Fintan of Clonenagh

(d. 603)

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(d. 603),

abbot. Born in Leinster and educated by St Colum of Terryglass, he founded Clonenagh which was famous for great austerity: he himself was reputed to live on a diet of barley bread and clayey water. This, however, did not prevent him from establishing a milder regime for some neighbouring monks. When some of his monks left the monastery without permission he received back at least one of them. When some soldiers came to the monastery bearing the severed heads of their enemies, Fintan had these buried in the monks' cemetery in the hope that by Doomsday they would have benefited from the prayers of generations of monks; ‘since the principal part of their bodies rest here, we hope they will find mercy’. Feast (all over Ireland): 17 February.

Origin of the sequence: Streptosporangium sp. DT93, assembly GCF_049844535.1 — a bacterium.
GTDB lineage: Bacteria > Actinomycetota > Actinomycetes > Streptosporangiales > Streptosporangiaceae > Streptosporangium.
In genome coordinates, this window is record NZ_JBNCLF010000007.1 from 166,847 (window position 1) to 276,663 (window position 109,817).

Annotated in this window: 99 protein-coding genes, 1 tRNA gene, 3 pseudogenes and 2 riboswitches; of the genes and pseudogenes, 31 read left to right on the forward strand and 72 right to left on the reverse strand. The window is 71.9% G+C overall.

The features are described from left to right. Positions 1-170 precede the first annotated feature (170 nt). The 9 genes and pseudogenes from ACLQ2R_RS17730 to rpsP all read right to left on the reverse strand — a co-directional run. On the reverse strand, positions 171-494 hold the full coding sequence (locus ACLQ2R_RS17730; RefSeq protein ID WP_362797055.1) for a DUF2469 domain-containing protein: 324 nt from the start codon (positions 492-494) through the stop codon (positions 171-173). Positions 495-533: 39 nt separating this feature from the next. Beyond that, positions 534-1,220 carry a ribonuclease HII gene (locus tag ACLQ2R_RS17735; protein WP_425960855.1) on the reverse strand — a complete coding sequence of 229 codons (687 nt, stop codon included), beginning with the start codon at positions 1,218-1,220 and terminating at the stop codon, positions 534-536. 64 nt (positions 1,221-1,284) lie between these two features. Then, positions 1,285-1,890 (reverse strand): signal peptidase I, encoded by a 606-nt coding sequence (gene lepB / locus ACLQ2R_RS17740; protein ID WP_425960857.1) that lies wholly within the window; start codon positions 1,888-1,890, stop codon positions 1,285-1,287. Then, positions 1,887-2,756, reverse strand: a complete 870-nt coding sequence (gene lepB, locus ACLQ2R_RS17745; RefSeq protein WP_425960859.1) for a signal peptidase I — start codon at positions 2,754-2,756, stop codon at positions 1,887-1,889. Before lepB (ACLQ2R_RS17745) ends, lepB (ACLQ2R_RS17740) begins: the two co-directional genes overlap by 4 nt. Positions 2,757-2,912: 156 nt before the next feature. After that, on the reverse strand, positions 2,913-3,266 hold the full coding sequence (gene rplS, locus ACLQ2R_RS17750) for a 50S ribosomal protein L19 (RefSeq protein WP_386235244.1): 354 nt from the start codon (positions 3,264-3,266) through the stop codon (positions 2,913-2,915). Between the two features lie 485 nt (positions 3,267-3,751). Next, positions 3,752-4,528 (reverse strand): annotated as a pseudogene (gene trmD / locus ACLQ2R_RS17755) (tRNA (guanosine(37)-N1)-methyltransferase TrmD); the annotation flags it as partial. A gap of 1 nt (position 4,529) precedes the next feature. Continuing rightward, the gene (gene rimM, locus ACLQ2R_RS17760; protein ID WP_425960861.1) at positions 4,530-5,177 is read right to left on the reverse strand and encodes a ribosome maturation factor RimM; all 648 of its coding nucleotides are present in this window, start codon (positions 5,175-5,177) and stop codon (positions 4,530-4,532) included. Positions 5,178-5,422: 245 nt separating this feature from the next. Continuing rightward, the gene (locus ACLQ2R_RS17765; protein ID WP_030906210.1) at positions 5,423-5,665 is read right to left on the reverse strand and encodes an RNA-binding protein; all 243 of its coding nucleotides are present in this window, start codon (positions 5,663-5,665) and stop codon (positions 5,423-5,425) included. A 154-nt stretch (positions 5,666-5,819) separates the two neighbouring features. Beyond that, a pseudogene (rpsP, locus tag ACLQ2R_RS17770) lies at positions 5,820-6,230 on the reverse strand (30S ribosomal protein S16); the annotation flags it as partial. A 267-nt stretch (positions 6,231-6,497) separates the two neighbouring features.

Life in W. W. Heist, Vitae Sanctorum Hiberniae (1965), 145–53 and V.S.H., ii. 96–106;J. Ryan, Irish Monasticism (1931), pp. 127–8; B.L.S., ii. 171.

Subjects: Christianity.

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